Four attorneys have taken the first steps toward launching a class-action suit to clear driving records and recoup fees paid by people who had their driver’s licenses suspended by mail because they didn’t pay traffic tickets or show up in court. Last week, Washington Supreme Court struck down two laws as unconstitutional, saying the state Department of Licensing’s practice of suspending licenses for certain drivers through the mail violated rights to due process.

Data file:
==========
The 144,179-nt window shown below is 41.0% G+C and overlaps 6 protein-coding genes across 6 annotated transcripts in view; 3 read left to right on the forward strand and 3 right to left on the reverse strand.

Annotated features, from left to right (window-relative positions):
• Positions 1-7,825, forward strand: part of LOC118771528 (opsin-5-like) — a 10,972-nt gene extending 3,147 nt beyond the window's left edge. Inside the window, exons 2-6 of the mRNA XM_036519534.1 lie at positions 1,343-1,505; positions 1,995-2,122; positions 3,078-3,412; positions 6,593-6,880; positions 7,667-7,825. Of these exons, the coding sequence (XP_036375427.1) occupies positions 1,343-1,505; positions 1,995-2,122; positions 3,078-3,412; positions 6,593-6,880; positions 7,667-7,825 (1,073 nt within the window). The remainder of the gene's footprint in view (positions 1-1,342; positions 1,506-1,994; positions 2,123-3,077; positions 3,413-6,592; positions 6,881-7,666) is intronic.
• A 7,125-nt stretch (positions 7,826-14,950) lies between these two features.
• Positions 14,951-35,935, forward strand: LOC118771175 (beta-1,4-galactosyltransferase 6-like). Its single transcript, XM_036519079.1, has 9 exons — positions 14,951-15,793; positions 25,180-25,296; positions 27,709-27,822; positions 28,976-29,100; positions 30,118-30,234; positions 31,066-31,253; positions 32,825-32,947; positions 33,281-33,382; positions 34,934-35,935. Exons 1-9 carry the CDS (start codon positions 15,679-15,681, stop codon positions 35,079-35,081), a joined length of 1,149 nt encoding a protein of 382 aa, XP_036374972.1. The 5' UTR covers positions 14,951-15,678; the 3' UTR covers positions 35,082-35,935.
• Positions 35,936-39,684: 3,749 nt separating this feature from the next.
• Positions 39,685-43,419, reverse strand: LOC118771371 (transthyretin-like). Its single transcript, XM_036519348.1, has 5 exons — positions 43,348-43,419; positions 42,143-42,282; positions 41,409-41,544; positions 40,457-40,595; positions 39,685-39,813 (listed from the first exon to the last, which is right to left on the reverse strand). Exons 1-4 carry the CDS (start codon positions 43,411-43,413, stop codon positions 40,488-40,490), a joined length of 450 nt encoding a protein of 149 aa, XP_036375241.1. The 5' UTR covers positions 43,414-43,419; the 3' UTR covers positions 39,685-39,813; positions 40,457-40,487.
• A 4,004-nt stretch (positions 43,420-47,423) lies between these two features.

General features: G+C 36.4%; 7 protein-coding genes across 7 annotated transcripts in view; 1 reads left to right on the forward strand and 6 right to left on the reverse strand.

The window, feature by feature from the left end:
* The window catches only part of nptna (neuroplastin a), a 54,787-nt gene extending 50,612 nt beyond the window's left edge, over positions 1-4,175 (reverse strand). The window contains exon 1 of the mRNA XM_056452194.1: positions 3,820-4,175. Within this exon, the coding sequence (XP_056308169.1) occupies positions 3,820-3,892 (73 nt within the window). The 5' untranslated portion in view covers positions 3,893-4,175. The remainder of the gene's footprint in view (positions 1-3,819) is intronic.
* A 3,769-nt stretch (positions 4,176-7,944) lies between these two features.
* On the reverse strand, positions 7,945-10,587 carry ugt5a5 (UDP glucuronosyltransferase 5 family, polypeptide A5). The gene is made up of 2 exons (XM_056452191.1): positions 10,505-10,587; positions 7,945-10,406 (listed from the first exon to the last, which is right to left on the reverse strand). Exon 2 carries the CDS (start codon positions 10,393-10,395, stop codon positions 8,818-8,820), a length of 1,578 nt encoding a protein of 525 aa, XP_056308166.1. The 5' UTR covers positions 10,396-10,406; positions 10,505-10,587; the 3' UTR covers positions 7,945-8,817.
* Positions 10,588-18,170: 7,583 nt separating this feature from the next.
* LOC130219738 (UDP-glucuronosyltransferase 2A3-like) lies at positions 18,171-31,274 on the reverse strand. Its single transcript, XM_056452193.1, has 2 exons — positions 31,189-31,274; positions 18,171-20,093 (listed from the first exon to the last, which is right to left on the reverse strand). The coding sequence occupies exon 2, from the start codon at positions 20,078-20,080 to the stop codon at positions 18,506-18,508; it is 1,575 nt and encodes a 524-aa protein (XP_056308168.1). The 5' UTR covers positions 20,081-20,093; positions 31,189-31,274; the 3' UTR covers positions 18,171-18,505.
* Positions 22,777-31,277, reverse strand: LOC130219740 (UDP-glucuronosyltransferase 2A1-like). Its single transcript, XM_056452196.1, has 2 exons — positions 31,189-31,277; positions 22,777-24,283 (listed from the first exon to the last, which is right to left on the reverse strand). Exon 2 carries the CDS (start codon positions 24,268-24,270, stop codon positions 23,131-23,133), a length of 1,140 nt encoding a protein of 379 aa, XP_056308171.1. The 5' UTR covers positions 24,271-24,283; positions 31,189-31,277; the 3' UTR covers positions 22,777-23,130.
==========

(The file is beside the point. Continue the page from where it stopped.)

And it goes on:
Seattle attorney Steve Berman, who filed a class-action complaint in U.S. District Court in Seattle, said more than 1 million people could be part of a class-action suit against the Licensing Department. In its 5-4 ruling last week, the state Supreme Court said the two statutes are unconstitutional because they don’t provide for an administrative hearing or an appeal procedure and thus deny individuals due process guaranteed by the Constitution. At issue is the Licensing Department’s lack of a formal hearing or appeal for people whose licenses were suspended after they didn’t appear in court or pay traffic tickets. Drivers with outstanding tickets or fines were notified of the suspensions through the mail but had no opportunity to contest potential errors.